The second row of pics shows a close up of the different crumbs.
With all our observations we take bread made from ‘Molen De Zandhaas’ as our reference. All other factors, sweetness, appearance, complexity etc. are relative to the breads made with this flour. The flour of De Zandhaas is the one we use for almost all our bread baking and therefor know best.
- Molen De Zandhaas – Reddish medium thick crust, deep engaging smell, complex, flavorful taste with a sweet undertone and open irregular crumb structure. All four test breads had a nice oven spring and ‘ear’.
- Molen Nooit Gedagt – Somehow the crumb structure was a little bit denser than expected, however the bread had a very deep taste with a subtle sweet tone. Two of the four breads showed no ‘ears’. The color of the crumb had a more pronounced gray hue than that of the Zandhaas, (this is probably a bit difficult to see on the photos).
- Molen De Windotter – The first thing you will notice is the white color of the crumb which was already visible in the color of the poolish. The bread has a fluffy and light crumb with a thin lighter colored crust. The bread had less taste and less noticeable smell although you could not call the taste ‘bland’. All four test breads had a nice oven spring and ‘ear’.
- Molen De Vier Winden – These breads looked very much like the breads made with the Zandhaas flour. They were more or less equal in crust color, crumb structure and smell. However this bread had a small difference in taste (different but also very palatable), which is hard to describe again.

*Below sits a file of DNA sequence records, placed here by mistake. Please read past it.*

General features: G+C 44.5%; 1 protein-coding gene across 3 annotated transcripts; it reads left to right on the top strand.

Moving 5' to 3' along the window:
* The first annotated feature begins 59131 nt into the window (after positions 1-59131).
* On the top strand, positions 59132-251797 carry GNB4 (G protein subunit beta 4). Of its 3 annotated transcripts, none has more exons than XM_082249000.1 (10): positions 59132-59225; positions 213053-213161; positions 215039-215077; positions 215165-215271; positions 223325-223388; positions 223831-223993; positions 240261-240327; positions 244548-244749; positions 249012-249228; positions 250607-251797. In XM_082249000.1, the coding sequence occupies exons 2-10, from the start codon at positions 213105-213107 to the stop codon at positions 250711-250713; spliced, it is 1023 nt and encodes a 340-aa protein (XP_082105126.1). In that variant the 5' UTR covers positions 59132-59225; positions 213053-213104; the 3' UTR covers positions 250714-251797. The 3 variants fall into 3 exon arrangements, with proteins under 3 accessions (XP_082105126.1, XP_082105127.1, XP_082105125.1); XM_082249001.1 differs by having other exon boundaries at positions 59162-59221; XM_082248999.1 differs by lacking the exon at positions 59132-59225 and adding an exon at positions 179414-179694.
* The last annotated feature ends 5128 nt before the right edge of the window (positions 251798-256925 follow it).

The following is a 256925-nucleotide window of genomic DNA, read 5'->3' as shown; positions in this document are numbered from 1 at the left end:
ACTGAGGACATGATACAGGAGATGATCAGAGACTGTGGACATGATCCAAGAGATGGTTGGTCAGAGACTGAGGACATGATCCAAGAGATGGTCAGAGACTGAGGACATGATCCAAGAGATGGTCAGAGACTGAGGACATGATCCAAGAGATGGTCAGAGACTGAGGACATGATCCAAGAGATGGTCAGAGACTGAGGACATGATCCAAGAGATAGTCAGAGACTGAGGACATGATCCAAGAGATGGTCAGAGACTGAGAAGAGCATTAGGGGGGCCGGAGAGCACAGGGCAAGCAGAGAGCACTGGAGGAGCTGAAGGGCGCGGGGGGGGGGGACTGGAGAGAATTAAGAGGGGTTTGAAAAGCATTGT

- Molen De Zuidmolen – Nice open crumb structure, a pleasant less complex smell, good taste however, not overly deep, more subtle. Less notable oven spring, only one of the four breads developed an ‘ear’.
It was a little bit of a surprise to us that these five breads, made by the same people with the same recipe and only different flour would all end up as different as they did. Especially the different taste profiles. Every wheat, probably due to conditions, climate, variety, has its own characteristics that are still coming through in the baked bread (after careful handling by the miller we have to add, not after it has been roller milled and bleached et cetera in a factory and all the memory of what used to be a plant has been beaten out of it).
The most important thing we want to say after this mill flour experiment is that we do not want to talk about it in terms of winners and losers. All the mill flours used yielded good quality and tasty breads. There were differences, as you can also judge for yourself from the pictures, but which flour you would choose, for the most part, probably comes down to personal preference. In contrast to the results of our cheap supermarket against organic mill flour experiment, which to us clearly showed the huge difference a good quality flour can make, both in appearance and (especially) taste.
So in short, here’s our advice: Support your local mill and go get yourself a bag of good quality bread flour, it is worth it!